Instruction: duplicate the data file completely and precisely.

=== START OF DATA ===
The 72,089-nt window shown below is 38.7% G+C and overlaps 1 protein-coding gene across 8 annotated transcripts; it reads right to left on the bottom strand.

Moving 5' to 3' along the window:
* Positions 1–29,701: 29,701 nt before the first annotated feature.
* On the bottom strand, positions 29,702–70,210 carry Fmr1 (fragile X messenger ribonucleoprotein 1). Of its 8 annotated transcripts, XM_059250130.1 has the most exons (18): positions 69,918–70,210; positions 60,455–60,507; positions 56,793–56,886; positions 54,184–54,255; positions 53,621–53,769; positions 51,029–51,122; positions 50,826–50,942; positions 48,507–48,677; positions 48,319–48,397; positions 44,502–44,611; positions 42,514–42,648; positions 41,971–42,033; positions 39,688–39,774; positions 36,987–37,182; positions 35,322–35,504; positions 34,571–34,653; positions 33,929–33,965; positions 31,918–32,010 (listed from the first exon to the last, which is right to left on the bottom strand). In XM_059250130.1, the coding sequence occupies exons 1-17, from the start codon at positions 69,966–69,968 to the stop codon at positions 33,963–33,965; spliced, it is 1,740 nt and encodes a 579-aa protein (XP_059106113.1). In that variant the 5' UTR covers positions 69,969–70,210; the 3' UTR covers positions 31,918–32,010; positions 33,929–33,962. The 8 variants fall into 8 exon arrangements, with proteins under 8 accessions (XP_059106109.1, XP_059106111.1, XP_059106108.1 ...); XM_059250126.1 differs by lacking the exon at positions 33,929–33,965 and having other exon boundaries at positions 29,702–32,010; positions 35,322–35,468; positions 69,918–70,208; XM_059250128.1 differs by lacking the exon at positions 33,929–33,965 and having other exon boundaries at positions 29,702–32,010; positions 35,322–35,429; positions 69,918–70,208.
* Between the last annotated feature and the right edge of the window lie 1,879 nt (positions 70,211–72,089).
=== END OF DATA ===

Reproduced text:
The 72,089-nt window shown below is 38.7% G+C and overlaps 1 protein-coding gene across 8 annotated transcripts; it reads right to left on the bottom strand.

Moving 5' to 3' along the window:
* Positions 1–29,701: 29,701 nt before the first annotated feature.
* On the bottom strand, positions 29,702–70,210 carry Fmr1 (fragile X messenger ribonucleoprotein 1). Of its 8 annotated transcripts, XM_059250130.1 has the most exons (18): positions 69,918–70,210; positions 60,455–60,507; positions 56,793–56,886; positions 54,184–54,255; positions 53,621–53,769; positions 51,029–51,122; positions 50,826–50,942; positions 48,507–48,677; positions 48,319–48,397; positions 44,502–44,611; positions 42,514–42,648; positions 41,971–42,033; positions 39,688–39,774; positions 36,987–37,182; positions 35,322–35,504; positions 34,571–34,653; positions 33,929–33,965; positions 31,918–32,010 (listed from the first exon to the last, which is right to left on the bottom strand). In XM_059250130.1, the coding sequence occupies exons 1-17, from the start codon at positions 69,966–69,968 to the stop codon at positions 33,963–33,965; spliced, it is 1,740 nt and encodes a 579-aa protein (XP_059106113.1). In that variant the 5' UTR covers positions 69,969–70,210; the 3' UTR covers positions 31,918–32,010; positions 33,929–33,962. The 8 variants fall into 8 exon arrangements, with proteins under 8 accessions (XP_059106109.1, XP_059106111.1, XP_059106108.1 ...); XM_059250126.1 differs by lacking the exon at positions 33,929–33,965 and having other exon boundaries at positions 29,702–32,010; positions 35,322–35,468; positions 69,918–70,208; XM_059250128.1 differs by lacking the exon at positions 33,929–33,965 and having other exon boundaries at positions 29,702–32,010; positions 35,322–35,429; positions 69,918–70,208.
* Between the last annotated feature and the right edge of the window lie 1,879 nt (positions 70,211–72,089).